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Last edited by lolo799 on 2018-09-09, 21:39. Edited 1 time in total.

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Reply 35 of 198, by gdjacobs

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Coherent is available.
https://en.wikipedia.org/wiki/Coherent_ ... ng_system)

V2 can run on 8086 and up (no luck yet finding disk images). V3 can run on 80286 and up.
https://www.autometer.de/unix4fun/coherent/

All hail the Great Capacitor Brand Finder

Reply 36 of 198, by Merovign

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Someone mentioned NextStep, but OpenStep officially runs on x86 hardware (though only retro hardware, not modern hardware): http://toastytech.com/guis/openstep.html

It's picky about hardware in the 486/early pentium range, particularly with IDE drives, and takes research.

I have a plan to load BeOS on a P4 laptop I have, then run Basilisk under it to emulate an early Mac, Because I Can. I already ran Haiku (in-progress BeOS update) on the laptop for a while.

Reply 37 of 198, by ArtiomWin

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lolo799 wrote:
Lastly, if you want to see the commercial OS QNX 2 running on your retro computer, you can try the QNX 1989 Demo Disk, you can't […]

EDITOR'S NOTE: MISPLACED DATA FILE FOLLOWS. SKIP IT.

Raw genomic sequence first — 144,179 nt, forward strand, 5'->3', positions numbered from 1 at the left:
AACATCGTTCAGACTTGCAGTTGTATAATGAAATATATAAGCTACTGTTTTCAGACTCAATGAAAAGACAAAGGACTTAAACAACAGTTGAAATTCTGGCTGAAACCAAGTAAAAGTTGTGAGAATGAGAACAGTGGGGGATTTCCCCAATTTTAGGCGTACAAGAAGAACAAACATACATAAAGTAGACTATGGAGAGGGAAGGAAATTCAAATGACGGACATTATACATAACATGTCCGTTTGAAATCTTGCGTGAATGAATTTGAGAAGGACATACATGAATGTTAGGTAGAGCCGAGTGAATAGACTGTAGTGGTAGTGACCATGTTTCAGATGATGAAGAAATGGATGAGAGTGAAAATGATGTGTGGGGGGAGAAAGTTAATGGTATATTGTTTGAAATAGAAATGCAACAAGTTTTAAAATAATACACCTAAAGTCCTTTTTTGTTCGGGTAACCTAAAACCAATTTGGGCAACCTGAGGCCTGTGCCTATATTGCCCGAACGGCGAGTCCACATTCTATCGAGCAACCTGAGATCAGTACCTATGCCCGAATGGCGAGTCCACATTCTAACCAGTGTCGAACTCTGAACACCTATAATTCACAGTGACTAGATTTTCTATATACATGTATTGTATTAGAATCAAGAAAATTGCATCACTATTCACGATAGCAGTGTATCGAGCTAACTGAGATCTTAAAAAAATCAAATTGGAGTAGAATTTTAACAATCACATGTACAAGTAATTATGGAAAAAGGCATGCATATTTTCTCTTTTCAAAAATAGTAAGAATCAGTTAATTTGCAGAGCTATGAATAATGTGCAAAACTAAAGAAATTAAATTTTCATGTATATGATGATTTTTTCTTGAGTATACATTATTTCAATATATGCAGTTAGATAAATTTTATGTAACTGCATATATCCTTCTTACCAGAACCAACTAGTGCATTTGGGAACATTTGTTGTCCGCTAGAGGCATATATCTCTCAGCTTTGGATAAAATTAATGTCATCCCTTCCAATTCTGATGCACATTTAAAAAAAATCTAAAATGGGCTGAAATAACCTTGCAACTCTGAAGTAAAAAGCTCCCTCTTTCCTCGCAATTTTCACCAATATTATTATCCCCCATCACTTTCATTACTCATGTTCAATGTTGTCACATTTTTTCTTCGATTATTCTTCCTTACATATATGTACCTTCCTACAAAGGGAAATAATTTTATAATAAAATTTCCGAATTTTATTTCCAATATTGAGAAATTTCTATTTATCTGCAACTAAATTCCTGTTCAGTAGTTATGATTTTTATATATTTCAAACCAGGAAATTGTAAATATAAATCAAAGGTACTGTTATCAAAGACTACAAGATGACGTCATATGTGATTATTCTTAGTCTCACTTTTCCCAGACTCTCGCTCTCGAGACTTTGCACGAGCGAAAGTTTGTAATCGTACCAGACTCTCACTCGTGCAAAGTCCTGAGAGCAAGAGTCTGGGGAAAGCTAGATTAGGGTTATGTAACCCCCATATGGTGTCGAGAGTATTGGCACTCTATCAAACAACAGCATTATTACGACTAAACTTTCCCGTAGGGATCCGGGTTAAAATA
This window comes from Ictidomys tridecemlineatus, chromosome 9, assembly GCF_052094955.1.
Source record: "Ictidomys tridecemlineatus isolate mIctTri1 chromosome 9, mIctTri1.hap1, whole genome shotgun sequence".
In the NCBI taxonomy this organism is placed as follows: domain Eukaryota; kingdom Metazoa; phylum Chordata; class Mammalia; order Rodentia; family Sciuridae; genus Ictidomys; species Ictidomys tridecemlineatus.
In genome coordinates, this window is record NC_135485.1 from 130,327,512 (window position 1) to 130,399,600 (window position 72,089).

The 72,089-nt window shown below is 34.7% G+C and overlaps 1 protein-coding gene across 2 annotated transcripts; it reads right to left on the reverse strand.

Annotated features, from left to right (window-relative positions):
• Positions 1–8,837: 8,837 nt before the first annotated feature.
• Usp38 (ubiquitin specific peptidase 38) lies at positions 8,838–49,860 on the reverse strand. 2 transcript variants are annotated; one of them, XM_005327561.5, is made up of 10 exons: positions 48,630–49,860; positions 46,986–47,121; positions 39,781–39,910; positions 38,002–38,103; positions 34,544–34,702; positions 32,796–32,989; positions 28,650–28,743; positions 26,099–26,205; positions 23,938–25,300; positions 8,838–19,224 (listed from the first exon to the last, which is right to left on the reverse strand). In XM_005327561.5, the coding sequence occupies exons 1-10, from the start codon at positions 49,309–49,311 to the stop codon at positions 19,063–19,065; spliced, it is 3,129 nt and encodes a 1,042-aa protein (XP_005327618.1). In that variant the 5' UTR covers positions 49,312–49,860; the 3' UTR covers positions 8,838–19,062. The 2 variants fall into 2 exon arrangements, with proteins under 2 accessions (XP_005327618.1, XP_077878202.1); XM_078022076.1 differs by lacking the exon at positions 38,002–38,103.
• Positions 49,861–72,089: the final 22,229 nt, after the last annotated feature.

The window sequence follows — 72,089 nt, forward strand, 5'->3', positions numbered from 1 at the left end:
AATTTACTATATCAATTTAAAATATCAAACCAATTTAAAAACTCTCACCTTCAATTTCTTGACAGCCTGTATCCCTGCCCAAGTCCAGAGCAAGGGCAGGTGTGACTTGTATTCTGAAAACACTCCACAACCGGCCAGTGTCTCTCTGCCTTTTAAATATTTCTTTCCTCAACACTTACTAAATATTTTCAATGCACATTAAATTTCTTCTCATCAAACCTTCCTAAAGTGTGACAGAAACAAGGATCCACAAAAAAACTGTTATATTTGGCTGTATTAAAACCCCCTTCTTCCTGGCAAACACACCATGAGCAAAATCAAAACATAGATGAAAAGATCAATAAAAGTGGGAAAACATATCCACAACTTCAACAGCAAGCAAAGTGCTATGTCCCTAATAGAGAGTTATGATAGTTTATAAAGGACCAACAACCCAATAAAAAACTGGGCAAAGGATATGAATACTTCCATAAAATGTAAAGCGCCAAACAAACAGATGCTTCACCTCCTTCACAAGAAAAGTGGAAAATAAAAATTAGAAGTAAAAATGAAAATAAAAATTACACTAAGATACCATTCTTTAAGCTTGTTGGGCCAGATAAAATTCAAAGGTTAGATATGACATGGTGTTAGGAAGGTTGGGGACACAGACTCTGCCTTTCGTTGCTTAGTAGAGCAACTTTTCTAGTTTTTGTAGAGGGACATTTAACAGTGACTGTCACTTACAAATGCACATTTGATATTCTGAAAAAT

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Lastly, if you want to see the commercial OS QNX 2 running on your retro computer, you can try the QNX 1989 Demo Disk, you can't do much with it though, but it's still worth a try:

qnx1989.jpg
qnxdemo1.png
qnxdemo3.png
qnx1989.zip

I've some news on QNX: you can not just boot Demo disk, but install system to disk as QNX 2.x is now on Archive.org

Reply 38 of 198, by lolo799

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Coherent looks interesting, I'll give it a try soon.
NextStep also officially ran on x86 in one of its later 3.x versions, and you're right, it was picky about the hardware.
If anyone wants a taste of what NextStep was, I suggest you try GNUstep:
http://www.aiei.ch/gnustep/
http://wiki.gnustep.org/index.php/GNUstep_Live_CD
http://mirror.noone.org/gnustep/

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Reply 39 of 198, by Merovign

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lolo799 wrote:
Coherent looks interesting, I'll give it a try soon. NextStep also officially ran on x86 in one of its later 3.x versions, and y […]
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Coherent looks interesting, I'll give it a try soon.
NextStep also officially ran on x86 in one of its later 3.x versions, and you're right, it was picky about the hardware.
If anyone wants a taste of what NextStep was, I suggest you try GNUstep:
http://www.aiei.ch/gnustep/
http://wiki.gnustep.org/index.php/GNUstep_Live_CD
http://mirror.noone.org/gnustep/

Also NextStep had other versions, like one for Sun machines (certain machines, of course, but interesting for those who might have them).

I keep meaning to get a copy of Coherent, I remember the old ads for it. I admit I'll probably run WSL first...